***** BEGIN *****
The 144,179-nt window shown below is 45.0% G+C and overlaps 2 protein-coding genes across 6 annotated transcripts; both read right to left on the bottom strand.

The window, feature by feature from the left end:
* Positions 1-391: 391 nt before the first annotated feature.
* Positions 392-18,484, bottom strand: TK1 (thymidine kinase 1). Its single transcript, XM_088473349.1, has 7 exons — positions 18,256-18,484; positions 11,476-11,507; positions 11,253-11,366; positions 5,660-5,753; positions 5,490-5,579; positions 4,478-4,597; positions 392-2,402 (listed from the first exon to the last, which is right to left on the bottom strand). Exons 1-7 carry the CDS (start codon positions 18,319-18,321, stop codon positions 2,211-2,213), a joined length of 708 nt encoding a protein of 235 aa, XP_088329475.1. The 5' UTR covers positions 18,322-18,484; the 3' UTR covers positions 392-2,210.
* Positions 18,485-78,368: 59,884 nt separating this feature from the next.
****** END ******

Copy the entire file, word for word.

The 144,179-nt window shown below is 45.0% G+C and overlaps 2 protein-coding genes across 6 annotated transcripts; both read right to left on the bottom strand.

The window, feature by feature from the left end:
* Positions 1-391: 391 nt before the first annotated feature.
* Positions 392-18,484, bottom strand: TK1 (thymidine kinase 1). Its single transcript, XM_088473349.1, has 7 exons — positions 18,256-18,484; positions 11,476-11,507; positions 11,253-11,366; positions 5,660-5,753; positions 5,490-5,579; positions 4,478-4,597; positions 392-2,402 (listed from the first exon to the last, which is right to left on the bottom strand). Exons 1-7 carry the CDS (start codon positions 18,319-18,321, stop codon positions 2,211-2,213), a joined length of 708 nt encoding a protein of 235 aa, XP_088329475.1. The 5' UTR covers positions 18,322-18,484; the 3' UTR covers positions 392-2,210.
* Positions 18,485-78,368: 59,884 nt separating this feature from the next.